FIG. 5 shows exemplary display screen 500 that presents user preference tag clouds 502 and 552 together with media content recommendations 508 and 558 in accordance with an embodiment of the present invention. Media content recommendations may be chosen based on the media content attributes displayed within a respective user preference tag cloud (i.e., stored within a corresponding taste profile). Specifically, a recommendation engine (e.g., widget 105 of FIG. 1, or a media guidance application) may search through available media content (e.g., media listings) to locate content with attributes matching the media content attributes displayed in the user preference tag clouds. Thus, the user can immediately view and/or access the media recommendations that result from the respective set of media content attributes.

Thus, media content recommendations 508 are selected based on media content attributes 504 of user preference tag cloud 502. Similarly, media content recommendations 558 are selected based on media content attributes 554 of user preference tag cloud 552. As the media content attributes of a tag cloud are modified, as described above, the corresponding media content recommendations may update in real-time. For example, in response to dragging media content attribute 556 from tag cloud 552 to tag cloud 502, media content recommendations 408 may update to account for the new taste information. In particular, the recommendation engine may initiate a new search of available media content to locate content with attributes matching the media content attributes displayed in user preference tag cloud 502, including the newly copied attribute.

Media content recommendations 508 and 558 may also be selected based on the weighting factors associated with the media content attributes of user preference tag clouds 502 and 552, respectively, and/or ordered accordingly. Thus, the media content shown at the top of media content recommendations 508 and 558 may reflect media content with attributes matching those that appear in the largest font in tag clouds 502 and 552, respectively (i.e., the media content attributes with the largest weightings). Again, such a feature ties the appearance of the tag clouds to media content recommendations, thereby providing the user with insight into how the recommendations are being made, i.e., which media content attributes are being taken into account and how much weight each attribute is being given by the recommendation engine.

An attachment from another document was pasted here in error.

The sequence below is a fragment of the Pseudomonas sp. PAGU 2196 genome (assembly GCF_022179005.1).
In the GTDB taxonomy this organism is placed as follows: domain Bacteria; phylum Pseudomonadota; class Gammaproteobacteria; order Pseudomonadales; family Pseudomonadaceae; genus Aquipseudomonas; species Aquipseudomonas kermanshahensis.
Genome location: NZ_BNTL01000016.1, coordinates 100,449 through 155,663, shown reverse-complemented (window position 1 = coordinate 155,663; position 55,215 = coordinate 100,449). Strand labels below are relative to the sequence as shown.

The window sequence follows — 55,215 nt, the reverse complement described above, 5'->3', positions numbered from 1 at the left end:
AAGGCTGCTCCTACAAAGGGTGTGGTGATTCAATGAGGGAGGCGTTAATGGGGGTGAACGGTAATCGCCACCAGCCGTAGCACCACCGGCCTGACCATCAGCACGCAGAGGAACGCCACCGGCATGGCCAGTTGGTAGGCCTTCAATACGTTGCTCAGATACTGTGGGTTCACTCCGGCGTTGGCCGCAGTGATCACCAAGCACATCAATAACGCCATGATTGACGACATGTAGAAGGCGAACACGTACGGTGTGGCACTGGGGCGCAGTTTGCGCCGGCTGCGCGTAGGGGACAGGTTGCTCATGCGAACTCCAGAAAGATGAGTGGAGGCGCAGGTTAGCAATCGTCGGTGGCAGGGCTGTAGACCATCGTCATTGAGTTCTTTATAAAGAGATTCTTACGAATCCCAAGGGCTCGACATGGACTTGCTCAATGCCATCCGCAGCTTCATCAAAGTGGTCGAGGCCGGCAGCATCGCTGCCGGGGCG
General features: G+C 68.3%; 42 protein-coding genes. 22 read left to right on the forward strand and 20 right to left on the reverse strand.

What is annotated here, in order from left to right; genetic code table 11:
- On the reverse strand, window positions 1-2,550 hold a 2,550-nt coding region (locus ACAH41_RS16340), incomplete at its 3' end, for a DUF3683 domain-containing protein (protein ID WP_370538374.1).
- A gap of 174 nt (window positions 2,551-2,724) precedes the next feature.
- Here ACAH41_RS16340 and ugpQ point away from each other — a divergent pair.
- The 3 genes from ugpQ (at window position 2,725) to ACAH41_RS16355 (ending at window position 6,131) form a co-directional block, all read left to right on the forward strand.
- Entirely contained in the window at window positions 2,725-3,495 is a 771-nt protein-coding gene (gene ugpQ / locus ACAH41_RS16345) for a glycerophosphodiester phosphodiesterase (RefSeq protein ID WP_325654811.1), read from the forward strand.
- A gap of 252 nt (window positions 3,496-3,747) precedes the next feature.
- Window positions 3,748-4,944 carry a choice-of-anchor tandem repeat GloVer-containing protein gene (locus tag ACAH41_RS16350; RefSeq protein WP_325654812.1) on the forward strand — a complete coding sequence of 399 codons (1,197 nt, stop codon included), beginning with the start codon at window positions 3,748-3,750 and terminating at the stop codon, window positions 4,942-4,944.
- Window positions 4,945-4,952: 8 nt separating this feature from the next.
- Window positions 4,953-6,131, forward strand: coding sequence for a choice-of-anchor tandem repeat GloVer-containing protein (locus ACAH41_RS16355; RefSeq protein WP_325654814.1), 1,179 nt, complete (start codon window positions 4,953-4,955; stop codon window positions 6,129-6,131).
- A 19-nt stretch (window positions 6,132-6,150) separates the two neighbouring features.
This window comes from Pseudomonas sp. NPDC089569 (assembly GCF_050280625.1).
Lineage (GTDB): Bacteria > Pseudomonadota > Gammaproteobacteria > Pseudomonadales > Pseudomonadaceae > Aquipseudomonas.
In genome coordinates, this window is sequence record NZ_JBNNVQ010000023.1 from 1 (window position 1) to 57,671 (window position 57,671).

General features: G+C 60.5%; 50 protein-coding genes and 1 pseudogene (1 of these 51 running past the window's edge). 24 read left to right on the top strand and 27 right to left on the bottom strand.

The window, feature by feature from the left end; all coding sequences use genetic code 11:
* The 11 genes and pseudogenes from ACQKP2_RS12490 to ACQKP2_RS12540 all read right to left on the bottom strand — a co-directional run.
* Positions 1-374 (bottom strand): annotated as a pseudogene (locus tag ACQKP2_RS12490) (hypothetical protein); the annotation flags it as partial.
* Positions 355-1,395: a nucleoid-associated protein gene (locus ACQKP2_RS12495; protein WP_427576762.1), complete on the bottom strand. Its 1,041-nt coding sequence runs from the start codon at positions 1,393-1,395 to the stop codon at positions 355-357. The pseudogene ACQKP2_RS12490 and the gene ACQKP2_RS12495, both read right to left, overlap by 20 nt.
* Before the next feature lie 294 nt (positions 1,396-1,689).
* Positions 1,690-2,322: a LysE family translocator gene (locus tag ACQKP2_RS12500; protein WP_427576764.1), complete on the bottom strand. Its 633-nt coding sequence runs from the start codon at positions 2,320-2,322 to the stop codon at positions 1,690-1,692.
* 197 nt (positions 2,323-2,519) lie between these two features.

It is contemplated that users may retrieve and compare their taste profiles with those of other users who may have similar tastes. For example, a user may retrieve taste profiles of friends, classmates, or other acquaintances. Users may also wish to retrieve and compare their taste profiles with those of celebrities or critics. Users may entirely copy a taste profile of another user, or incorporate only certain media content attributes into their own profile, as discussed above. Taste profiles may be shared using any suitable means for sharing digital files, e.g., via email, web sites, social networking services, direct file transfers, etc. A user may also be provided with the ability to “subscribe” to a user's taste profile “stream,” as discussed in connection with FIG. 6.